Wren Boys

First Sunday Céilí focuses on the theme of Wren Boys. Hope t see you at the Doric Lodge in Fremont this sunday at 4.00 pm.
We will have live music, dance instruction, food and lots of cultural exchange.

The wren, the wren, the king of all birds,
On St. Stephen’s Day was caught in the furze;
Up with the kettle and down with the pan,
Pray give us a penny to bury the wran.

Wren Boys – a short thought parable….

Morans

Irish people love to celebrate. Short days, dark evenings -
A time of year is the best for gathering and singing songs or dancing

Christmas has its own celebratory connections with Ireland. But none so incised as the Wren Boys festivities that are still practices in rural and urban locations throughout the country and indeed beyond the borders. Here is brief history of our love of this festive occasion.

La_Dreoilin_2

Strawboy and wren boys playing fiddle, accordion and tin whistle at Lios Buí, 1952

Irish tradition holds that the wren symbolizes the old year, while the robin symbolizes the year to come. To ensure that the passage from old year to new could take place, it was once common practice on St. Stephen’s Day (December 26) for a group of local boys to hunt and kill a wren. The  Wren Boys traveled from house to house with the wren was tied to a pole and decked with ribbons. They regaled each house with musical laments for the unfortunate bird along with pleas to raise money for the funeral.

La_Dreoilin_3

Wren Boys traveling from house to house on Cape Clear island, Co Cork.

The wren is villified because it had betrayed Irish soldiers who were staging an attack on the invading Norsemen (who had been responsible for the destructions of the some of the great monastic communities of early Christendom, such as Abbey at Kells). Pecking at some bread crumbs left upon a drum, the wren betrayed the hiding place of the Irish and led to their defeat. Other myths hold that the wren betrayed St. Stephen himself with its chirping, leading to the first martyrdom of a Christian saint. In Ireland the day is called Lá an Dreoilín (Day of Wren).

La_Dreoilin

Piseogs are associated with the Wren Boys festival.

In some parts of the country, it was unwise to not respond to the wren boys pleas for food and drink and indeed money. The last thing a farmer wanted was to have the wren buried on his land, because it was sure to bring bad luck – cows sick, children sick, wife unfaithful. Piseogs like this are alive and well in Ireland today. A piseog is a superstition.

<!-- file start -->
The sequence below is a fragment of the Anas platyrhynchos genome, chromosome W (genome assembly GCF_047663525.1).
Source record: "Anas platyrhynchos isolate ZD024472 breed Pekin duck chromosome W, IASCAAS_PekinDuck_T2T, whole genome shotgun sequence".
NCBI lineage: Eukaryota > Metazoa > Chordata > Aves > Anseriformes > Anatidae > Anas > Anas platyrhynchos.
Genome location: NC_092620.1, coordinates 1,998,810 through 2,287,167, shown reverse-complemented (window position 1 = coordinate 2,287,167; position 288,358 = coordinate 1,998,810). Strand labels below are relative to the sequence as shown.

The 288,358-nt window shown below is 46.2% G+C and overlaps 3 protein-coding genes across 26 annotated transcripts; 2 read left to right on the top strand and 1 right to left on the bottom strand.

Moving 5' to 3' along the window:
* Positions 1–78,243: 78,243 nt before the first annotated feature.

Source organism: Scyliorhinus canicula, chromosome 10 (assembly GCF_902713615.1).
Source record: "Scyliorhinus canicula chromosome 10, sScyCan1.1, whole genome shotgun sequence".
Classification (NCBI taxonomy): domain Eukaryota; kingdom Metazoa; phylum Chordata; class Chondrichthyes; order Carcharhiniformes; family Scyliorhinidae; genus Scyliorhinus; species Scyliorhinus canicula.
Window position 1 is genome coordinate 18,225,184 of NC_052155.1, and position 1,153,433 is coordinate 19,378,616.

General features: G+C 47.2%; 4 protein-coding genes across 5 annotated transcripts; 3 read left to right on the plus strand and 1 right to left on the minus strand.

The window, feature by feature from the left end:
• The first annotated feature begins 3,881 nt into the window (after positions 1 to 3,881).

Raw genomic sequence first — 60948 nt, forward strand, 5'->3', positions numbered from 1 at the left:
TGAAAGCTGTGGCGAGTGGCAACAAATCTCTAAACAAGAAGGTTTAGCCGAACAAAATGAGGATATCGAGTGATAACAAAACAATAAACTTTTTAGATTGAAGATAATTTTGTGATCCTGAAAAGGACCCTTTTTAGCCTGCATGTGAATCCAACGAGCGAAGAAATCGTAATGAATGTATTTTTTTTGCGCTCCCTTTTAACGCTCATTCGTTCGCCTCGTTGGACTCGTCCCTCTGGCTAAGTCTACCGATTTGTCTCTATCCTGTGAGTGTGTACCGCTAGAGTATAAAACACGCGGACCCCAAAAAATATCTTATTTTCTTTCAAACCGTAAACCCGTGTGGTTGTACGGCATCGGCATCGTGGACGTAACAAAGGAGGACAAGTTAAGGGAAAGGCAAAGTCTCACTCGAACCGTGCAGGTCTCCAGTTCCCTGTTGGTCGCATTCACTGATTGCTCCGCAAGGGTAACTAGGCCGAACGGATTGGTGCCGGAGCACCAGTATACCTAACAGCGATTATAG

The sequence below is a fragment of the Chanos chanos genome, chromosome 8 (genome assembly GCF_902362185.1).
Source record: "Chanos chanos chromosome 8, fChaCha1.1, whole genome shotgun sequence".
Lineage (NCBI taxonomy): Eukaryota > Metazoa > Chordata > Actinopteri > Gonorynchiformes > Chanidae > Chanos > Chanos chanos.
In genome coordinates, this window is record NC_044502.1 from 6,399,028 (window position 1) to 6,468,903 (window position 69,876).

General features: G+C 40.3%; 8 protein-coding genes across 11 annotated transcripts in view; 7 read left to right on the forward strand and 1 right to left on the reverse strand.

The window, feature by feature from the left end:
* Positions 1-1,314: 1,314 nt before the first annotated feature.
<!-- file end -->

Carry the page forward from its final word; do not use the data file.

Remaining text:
Mo cheoil sibh!

Ciarán

 

Irish Roots

What does DNA tell us about our Irishness?

Are you Irish? How do you know? This article gives us a different view of who we taught we were. It was put together by Marie McKeown, a lady from Donegal who is Irish but is questioning the handed down information that she received growing up.

IMG_7826

Irish music, dance, storytelling is part of who we are

The Blood in Irish veins is Celtic, right? Well, not exactly. Although the history many Irish people were taught at school is the history of the Irish as a Celtic people, the truth is much more complicated, and much more interesting than that …

Research done into the DNA of Irish males has shown that the previous attempts to define ‘Irish’ may have been misguided. As late as the 1950s researchers were busy collecting data among Irish people such as hair colour and height, in order to categorise them as a ‘race’ and define them as different to the British. In fact British and Irish people are closely related in their ancestry.

Research into Irish DNA and ancestry has revealed close links with Scotland stretching back to before the Ulster Planation of the early 1600s. But the closest relatives to the Irish according to studies of male DNA are actually from somewhere else entirely!

Band Practice

in Fremont. Thursday evening at 6.30 we will set up in the back of Charles Hadron’s Wright Brothers Bike shop. We are trying out a new sound and some new sets. If you are free and want to help out, feel free to stop by.

 

Thanks to everyone today who brought food for our monthly céilí. It was delicious. And a special call out to the musicians who played great tunes today. Next month, each of the people agreed to spread the word and bring at least one new person to introduce to dance, food and culture from Ireland.

Music is the spice of life in Fremont.

Get up the yard.